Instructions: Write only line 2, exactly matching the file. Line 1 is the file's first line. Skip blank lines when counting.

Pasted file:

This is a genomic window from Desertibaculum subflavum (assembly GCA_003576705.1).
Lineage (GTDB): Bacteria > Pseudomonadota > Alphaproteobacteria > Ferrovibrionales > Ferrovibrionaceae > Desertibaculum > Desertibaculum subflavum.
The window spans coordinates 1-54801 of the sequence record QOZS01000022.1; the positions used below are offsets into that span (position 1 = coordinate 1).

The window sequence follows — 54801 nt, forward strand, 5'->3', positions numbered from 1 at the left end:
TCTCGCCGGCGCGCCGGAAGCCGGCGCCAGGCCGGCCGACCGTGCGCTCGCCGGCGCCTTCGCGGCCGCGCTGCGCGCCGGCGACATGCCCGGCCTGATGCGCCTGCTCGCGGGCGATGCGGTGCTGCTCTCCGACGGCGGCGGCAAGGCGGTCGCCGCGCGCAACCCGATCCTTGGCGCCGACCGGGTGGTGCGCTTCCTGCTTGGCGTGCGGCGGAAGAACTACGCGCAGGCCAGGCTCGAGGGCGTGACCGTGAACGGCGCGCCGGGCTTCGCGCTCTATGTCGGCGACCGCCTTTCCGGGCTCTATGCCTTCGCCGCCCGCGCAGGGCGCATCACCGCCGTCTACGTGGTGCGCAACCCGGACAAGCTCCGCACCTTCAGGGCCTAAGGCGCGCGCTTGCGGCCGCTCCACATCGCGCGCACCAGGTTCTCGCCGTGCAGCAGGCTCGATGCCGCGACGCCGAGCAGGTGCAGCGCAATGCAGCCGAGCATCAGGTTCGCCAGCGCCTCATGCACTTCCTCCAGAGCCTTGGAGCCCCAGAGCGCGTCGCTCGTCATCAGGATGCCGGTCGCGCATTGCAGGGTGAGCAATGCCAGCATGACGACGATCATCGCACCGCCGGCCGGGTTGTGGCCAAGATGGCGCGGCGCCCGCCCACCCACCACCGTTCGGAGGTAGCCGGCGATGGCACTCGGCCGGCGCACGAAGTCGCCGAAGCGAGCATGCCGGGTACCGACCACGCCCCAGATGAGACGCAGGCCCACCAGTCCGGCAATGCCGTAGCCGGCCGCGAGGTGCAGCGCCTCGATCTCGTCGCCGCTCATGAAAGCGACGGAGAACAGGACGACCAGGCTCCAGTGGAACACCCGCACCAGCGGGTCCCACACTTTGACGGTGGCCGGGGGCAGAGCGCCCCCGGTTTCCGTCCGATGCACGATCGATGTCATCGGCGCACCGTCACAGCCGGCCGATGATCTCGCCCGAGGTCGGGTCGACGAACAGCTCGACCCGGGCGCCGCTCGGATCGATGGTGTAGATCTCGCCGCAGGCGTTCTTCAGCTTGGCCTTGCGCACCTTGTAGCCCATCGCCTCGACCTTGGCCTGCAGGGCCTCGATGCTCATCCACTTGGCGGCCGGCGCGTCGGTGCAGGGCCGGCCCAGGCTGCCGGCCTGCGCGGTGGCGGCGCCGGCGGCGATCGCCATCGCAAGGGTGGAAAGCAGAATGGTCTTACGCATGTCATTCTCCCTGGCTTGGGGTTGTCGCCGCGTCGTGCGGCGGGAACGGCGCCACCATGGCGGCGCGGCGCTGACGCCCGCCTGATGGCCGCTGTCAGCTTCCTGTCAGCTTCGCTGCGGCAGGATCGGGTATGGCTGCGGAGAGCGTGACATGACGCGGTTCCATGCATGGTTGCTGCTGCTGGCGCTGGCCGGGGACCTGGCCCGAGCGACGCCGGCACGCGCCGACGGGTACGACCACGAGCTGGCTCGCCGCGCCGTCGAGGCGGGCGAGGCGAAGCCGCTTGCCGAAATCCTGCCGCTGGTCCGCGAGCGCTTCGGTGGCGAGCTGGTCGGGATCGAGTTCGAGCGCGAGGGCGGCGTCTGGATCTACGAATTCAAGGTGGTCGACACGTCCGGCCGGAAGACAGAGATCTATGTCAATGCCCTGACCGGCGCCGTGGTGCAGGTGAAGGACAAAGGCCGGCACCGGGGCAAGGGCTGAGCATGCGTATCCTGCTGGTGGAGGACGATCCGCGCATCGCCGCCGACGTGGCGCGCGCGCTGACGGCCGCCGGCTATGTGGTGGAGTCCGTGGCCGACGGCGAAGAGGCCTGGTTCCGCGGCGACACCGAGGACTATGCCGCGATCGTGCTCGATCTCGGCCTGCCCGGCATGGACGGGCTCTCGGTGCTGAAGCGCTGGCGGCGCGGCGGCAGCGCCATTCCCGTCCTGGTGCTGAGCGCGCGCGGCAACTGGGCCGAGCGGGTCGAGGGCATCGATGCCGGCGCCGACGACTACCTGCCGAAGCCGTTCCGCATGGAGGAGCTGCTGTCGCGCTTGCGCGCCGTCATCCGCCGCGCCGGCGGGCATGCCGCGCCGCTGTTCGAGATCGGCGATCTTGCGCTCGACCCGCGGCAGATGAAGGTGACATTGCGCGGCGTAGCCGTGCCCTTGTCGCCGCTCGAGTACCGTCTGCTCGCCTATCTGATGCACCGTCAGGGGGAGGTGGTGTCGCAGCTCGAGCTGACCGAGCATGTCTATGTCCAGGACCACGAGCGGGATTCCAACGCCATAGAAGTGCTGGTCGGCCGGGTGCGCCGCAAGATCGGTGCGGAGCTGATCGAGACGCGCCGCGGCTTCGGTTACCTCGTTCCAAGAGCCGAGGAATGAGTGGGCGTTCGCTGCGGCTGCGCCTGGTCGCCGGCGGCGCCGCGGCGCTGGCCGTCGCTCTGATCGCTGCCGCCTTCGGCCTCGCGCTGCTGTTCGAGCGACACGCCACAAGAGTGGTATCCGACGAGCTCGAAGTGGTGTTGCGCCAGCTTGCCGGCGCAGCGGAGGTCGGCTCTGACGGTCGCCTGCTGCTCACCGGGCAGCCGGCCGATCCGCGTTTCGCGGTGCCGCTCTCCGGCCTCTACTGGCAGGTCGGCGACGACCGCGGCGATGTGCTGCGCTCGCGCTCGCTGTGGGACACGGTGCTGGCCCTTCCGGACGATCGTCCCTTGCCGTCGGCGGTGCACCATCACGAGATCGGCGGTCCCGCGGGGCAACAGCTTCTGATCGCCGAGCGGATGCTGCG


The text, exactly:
Lineage (GTDB): Bacteria > Pseudomonadota > Alphaproteobacteria > Ferrovibrionales > Ferrovibrionaceae > Desertibaculum > Desertibaculum subflavum.